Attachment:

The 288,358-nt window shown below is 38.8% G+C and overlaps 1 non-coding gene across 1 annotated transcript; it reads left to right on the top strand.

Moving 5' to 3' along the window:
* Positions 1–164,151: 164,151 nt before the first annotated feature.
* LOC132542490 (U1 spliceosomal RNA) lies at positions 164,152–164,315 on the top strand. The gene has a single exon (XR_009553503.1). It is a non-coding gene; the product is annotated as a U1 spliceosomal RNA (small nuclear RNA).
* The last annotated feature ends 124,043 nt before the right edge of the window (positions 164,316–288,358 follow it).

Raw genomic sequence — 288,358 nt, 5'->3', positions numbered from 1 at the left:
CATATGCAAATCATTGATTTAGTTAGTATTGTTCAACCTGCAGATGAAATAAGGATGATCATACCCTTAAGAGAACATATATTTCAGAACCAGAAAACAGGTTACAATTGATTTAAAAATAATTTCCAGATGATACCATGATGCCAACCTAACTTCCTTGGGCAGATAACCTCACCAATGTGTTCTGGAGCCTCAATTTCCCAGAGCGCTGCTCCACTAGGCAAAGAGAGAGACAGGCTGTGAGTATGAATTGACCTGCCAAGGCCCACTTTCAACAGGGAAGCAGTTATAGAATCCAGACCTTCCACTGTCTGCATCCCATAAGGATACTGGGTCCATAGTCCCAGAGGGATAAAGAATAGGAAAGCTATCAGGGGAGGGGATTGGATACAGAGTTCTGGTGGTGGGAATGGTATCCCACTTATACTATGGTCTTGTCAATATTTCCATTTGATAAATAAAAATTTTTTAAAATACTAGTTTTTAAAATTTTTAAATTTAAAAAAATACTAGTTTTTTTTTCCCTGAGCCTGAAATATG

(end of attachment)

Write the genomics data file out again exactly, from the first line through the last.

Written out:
The 288,358-nt window shown below is 38.8% G+C and overlaps 1 non-coding gene across 1 annotated transcript; it reads left to right on the top strand.

Moving 5' to 3' along the window:
* Positions 1–164,151: 164,151 nt before the first annotated feature.
* LOC132542490 (U1 spliceosomal RNA) lies at positions 164,152–164,315 on the top strand. The gene has a single exon (XR_009553503.1). It is a non-coding gene; the product is annotated as a U1 spliceosomal RNA (small nuclear RNA).
* The last annotated feature ends 124,043 nt before the right edge of the window (positions 164,316–288,358 follow it).

Raw genomic sequence — 288,358 nt, 5'->3', positions numbered from 1 at the left:
CATATGCAAATCATTGATTTAGTTAGTATTGTTCAACCTGCAGATGAAATAAGGATGATCATACCCTTAAGAGAACATATATTTCAGAACCAGAAAACAGGTTACAATTGATTTAAAAATAATTTCCAGATGATACCATGATGCCAACCTAACTTCCTTGGGCAGATAACCTCACCAATGTGTTCTGGAGCCTCAATTTCCCAGAGCGCTGCTCCACTAGGCAAAGAGAGAGACAGGCTGTGAGTATGAATTGACCTGCCAAGGCCCACTTTCAACAGGGAAGCAGTTATAGAATCCAGACCTTCCACTGTCTGCATCCCATAAGGATACTGGGTCCATAGTCCCAGAGGGATAAAGAATAGGAAAGCTATCAGGGGAGGGGATTGGATACAGAGTTCTGGTGGTGGGAATGGTATCCCACTTATACTATGGTCTTGTCAATATTTCCATTTGATAAATAAAAATTTTTTAAAATACTAGTTTTTAAAATTTTTAAATTTAAAAAAATACTAGTTTTTTTTTCCCTGAGCCTGAAATATG